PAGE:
The less we sleep, the more it affects our mental wellbeing.   According to Mind, the mental health charity,  it can be a vicious circle:  If you have a mental health problem it can affect how you sleep and poor sleep can have a negative impact on your mental health.  Not enough sleep can lead to negative thoughts and can leave you feeling anxious or depressed.    Tiredness can leave you feeling physically and mentally unable to cope with the day ahead, and can be quite isolating as you don’t feel up to socialising with others.

So what is the best way to ensure a good night’s sleep?

There are many suggestions on how to do this and again, it will vary from person to person.   Generally, the time before bed should be calm and relaxed rather than spent in front of a screen with flashing images or loud music!   Take a warm bath, try some breathing exercises, drink warm milk, spray lavender fragrance onto your pillow, or even meditate.  Doing regular physical exercise can also help with sleep.

llavender-collage

 

Avoid caffeine drinks and don’t go to bed either too hungry or too full.   Create a routine of doing the same soothing actions each night so that your body learns it is time to sleep.  Make sure your bedroom is well ventilated and that your mattress and pillows are comfortable.

For more information on the above and how best to combat sleeplessness please visit these websites:

http://www.theinsomniaclinic.co.uk/

http://www.mind.org.uk/

http://www.dromuk.com

 

 

 

 

 

Global Wellness Day

“One day can change your whole life”

 

Global Wellness Day is a day dedicated to adopting a healthy lifestyle, hopefully leading to long term change.   It is usually held on the second weekend in June and has grown considerably since it was first introduced in 2012.

Being a wellbeing company, Dröm UK decided to encourage the employees to take part this year and to photograph their efforts.   Most of the staff are well aware of the benefits of a healthy lifestyle and incorporate them into their everyday life anyway, but it was good to see them venture out of their normal wellbeing routines!

The basic manifesto for the day is simple:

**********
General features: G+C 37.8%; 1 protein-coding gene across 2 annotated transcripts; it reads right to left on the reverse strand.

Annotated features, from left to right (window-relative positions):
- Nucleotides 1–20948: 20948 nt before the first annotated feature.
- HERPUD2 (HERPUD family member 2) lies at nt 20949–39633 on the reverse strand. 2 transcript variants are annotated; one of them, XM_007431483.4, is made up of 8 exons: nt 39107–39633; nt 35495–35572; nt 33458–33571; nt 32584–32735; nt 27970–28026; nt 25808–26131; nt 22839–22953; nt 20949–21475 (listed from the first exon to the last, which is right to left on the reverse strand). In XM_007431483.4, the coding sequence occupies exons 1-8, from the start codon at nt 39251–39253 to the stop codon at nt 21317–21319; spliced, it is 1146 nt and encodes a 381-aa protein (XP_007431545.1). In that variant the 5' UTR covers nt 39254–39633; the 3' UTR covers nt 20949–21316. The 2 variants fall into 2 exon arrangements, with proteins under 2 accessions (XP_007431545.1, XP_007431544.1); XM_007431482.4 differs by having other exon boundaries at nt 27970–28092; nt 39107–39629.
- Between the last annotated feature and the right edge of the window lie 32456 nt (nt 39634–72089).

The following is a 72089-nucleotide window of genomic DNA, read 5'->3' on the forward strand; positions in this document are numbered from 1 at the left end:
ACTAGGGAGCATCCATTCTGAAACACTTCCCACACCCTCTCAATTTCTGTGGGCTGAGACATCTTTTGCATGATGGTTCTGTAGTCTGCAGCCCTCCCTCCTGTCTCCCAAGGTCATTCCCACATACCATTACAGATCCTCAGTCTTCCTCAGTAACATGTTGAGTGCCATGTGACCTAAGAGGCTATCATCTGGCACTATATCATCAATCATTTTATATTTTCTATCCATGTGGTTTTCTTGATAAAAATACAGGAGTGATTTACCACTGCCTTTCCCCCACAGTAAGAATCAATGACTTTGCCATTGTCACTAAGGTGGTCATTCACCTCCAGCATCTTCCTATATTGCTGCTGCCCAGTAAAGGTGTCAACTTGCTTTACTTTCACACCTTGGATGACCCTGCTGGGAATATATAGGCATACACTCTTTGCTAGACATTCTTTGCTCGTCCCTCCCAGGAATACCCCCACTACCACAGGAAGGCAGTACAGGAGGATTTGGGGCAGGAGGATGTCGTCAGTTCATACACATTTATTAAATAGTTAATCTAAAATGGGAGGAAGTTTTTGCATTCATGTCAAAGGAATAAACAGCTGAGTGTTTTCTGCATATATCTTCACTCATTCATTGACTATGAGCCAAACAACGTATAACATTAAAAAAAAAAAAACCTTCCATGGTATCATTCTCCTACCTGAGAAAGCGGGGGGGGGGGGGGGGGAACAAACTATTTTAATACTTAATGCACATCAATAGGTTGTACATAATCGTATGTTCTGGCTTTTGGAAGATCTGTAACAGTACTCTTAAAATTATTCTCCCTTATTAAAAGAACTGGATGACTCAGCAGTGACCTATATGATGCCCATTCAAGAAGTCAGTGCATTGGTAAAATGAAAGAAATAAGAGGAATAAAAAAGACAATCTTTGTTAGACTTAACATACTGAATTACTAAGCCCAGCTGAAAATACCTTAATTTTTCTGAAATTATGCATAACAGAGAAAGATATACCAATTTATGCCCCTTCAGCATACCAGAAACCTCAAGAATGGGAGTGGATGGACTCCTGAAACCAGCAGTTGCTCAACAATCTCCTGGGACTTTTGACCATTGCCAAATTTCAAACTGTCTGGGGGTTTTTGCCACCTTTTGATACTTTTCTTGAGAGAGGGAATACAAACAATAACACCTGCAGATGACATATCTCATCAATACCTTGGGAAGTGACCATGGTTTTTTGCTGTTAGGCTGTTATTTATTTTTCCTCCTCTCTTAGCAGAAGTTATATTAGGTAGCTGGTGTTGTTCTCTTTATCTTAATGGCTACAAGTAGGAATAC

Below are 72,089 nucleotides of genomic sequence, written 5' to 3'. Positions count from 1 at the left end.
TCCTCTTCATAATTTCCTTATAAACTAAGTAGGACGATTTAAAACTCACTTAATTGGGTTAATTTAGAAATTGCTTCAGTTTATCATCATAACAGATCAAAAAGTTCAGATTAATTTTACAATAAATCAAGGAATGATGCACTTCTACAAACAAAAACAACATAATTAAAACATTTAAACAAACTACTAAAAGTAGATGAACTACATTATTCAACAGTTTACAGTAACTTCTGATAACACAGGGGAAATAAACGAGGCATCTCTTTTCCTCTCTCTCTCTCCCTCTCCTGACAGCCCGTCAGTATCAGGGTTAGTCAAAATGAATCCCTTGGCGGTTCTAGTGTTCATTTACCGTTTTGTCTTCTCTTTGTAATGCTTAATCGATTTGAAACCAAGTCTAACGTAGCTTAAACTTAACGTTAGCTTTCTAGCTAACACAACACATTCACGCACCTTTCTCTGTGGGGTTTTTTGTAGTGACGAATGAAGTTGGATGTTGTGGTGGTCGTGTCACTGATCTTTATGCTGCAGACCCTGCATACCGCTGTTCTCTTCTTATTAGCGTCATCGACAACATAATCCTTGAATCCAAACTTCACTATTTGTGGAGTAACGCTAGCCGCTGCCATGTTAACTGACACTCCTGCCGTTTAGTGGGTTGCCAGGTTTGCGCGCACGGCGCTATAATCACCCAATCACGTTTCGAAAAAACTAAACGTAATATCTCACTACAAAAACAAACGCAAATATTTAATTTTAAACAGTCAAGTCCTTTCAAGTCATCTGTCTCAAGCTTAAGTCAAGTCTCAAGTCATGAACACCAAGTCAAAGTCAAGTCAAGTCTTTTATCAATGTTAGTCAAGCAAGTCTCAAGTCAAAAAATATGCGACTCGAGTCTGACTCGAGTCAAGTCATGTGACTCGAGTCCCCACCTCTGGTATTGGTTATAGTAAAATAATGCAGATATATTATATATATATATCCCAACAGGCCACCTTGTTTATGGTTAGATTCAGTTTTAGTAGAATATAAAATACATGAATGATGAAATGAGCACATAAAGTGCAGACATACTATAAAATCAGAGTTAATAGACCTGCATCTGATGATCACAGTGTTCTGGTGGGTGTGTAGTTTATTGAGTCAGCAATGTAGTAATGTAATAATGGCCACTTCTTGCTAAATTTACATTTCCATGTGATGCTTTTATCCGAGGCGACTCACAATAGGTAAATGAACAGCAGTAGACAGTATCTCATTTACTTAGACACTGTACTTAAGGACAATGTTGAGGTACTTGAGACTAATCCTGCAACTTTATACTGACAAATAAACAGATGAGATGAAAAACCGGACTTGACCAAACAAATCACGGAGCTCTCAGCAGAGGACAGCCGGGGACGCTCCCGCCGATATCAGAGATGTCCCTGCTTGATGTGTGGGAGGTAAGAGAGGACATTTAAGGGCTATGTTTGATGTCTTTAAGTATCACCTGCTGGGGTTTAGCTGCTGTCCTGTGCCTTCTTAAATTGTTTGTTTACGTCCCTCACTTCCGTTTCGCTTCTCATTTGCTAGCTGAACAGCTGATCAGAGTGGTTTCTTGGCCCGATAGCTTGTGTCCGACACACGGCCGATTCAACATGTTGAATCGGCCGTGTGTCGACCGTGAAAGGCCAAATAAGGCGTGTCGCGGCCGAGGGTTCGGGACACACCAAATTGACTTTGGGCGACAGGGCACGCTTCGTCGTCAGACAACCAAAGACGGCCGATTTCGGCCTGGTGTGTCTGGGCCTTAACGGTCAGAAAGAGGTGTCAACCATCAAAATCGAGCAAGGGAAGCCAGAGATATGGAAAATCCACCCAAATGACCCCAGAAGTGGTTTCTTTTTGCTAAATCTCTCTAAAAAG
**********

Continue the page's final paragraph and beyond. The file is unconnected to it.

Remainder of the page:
Capture

But not all of us do simple ………..

Our Director and Co-Founder Barry Smith headed off to  Prague for the  IAAF Kladno Decathalon.

IMG_7875

He was supporting Dröm sponsored decathalete Ashley Bryant and the GB team in their quest to qualify for the Olympic Games in Rio.    Athletes understand the importance that healthy living plays in their lives, enabling them to train harder and gain better results when competing.   As well as eating the right foods they also realise how beneficial it is to utilise ice baths and  thermal wellbeing bathing practices to help recover after exercise.    (See our previous post – Competitive Wellbeing).

Meanwhile Kev and Simon from our Projects team decided to head off to Oslo to experience all that renowned Norwegian spa The Well had to offer.

The Well

The Well is the largest Spa and Bathhouse in the Nordic region with both indoor and outdoor bathing experiences.    Here the boys could focus on their spiritual and physical wellbeing for the day.   They started off in the various thermal rooms, where they bathed with a Sauna Master.   They then moved on to the Urte sauna where rose petals were scattered on a tray above the heater filing the room with their scent.   Rose essential oil is an antidepressant and helps to reduce anxiety and everyday stress.   Perfect for their relaxing day!

They then ventured to the plunge pools and ice fountain area and performed a ritual of rubbing ice on themselves, delving into the plunge pool and then relaxing in the warm pool before doing the whole circuit again.  The benefits of this form of bathing are many, with the extreme cold directly after the warmth of the pool causing blood vessels to contract, stimulating blood circulation and oxygen intake, whilst boosting the lymphatic and immune systems.

We will cover their visit in more detail in next week’s blog.

Back home other staff members were taking part in their own way.   Many were supporting their children in outdoor activities.  It is important that children are encouraged to be active and understand how to live a balanced life from an early age.    Instill good habits early!    Zoe in our Accounts Department cheered on her daughter’s football team and our Projects Director Erin spent the day with her two young children whilst they went on an obstacle course in the woods!

IMG_0836

Desktop4

Sales Manager Lewis headed to the hot tub for some relaxation time with the family.

Photo 03-10-2015 14 57 15

Our CEO Kicki Carlsson indulged her love of meditation and mindfulness.  Whilst meditation is a personal journey, different for everyone, studies have shown it to be associated with reducing stress levels and anxiety and improving cognitive function and mental clarity.    Peace of mind can lead to better focus, better relationships and less worry.  We will cover this further in a future blog.

kicki meditation

And finally, our Office Manager Sarah, not known for her love of fruit, went strawberry picking at a local farm and made a fruit salad with her fresh produce adding some organic fruit from the farm shop, a lemon from a friend’s orchard in Spain and some homegrown mint from the garden!

Fruit Salad